(The entire section is 470 words.)

Part 2, Chapters 16-17 Summary

Michael cannot face Hanna, so he decides instead to approach the presiding judge. He cannot find the words to say to Hanna, but even though he feels betrayed by her, Michael cannot settle with doing nothing. Also, part of him feels that he needs to get revenge on Hanna by meddling with her private affairs. The judge knows that the seminar group has been attending the trial, so he gladly invites Michael into his office. He makes easy conversation with Michael about the seminar, the general atmosphere of the trial, university studies, exams, and the law. Michael answers all of the judge’s questions, but he cannot bring himself to have the intended conversation. Soon Michael hears through the open window all the sounds of people...

(The entire section is 429 words.)

Part 3, Chapters 1-3 Summary

After the trial, Michael spends most of his time in the university library, avoiding contact with friends. He is asked to join a group of friends on a skiing trip and although he is not a good skier, he agrees to go. On the trip, Michael keeps up with the skilled skiers, often risking broken bones and other injuries to do so. And he skies without proper warm clothing, claiming that he does not feel the cold. When he eventually becomes feverish, he welcomes the feeling of padded senses that comes with the illness. Michael is taken to the hospital and made well; he misses the deadened feeling that came with the fever because now all his feelings associated with the trial have resurfaced.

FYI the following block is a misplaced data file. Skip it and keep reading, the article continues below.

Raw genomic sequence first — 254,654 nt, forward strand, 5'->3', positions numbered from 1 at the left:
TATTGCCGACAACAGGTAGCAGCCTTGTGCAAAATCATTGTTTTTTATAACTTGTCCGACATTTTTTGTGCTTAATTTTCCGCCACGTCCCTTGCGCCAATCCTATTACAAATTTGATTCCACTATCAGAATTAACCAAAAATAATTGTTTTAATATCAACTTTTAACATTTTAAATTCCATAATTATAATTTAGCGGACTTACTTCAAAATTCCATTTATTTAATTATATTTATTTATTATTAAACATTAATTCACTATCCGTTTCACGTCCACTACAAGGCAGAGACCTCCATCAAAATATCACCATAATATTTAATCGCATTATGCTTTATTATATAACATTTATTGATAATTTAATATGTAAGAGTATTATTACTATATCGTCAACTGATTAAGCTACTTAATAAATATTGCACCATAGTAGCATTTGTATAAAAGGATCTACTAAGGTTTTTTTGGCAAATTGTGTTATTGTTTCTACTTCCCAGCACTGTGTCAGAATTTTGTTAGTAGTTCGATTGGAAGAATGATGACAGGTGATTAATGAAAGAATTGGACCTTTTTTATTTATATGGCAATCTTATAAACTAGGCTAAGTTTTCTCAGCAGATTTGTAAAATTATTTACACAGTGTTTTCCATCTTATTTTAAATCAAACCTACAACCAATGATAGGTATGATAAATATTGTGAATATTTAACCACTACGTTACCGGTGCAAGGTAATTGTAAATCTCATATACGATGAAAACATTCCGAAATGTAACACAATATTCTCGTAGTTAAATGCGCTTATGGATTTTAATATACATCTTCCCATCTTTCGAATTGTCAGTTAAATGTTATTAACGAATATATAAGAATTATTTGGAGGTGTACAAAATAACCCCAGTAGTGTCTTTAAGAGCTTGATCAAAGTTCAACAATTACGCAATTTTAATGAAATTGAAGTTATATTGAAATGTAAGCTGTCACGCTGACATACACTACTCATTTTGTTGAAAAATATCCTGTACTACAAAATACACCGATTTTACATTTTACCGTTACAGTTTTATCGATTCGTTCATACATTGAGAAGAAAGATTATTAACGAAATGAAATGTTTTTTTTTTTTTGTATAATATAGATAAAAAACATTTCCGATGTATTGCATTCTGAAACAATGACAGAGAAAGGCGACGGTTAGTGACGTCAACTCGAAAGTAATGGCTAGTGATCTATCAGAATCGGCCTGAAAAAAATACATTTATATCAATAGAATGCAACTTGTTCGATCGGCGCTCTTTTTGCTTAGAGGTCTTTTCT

Michael finishes his studies and...

(The entire section is 518 words.)

Part 3, Chapters 4-6 Summary

The time comes when Michael needs to find a job in the legal profession, but he shies away from what he sees as the grotesque roles of prosecutors, defenders, and judges. He is thrilled when he is offered the job of researcher by a professor of legal history even though Gertrud says that he is running away from real-life responsibilities. Michael agrees that he is running away, and he is happy to be away from others to pursue a quiet love of the law. Michael, however, knows that by studying the past, he cannot escape the present as the historian's role is to bridge the past and the present.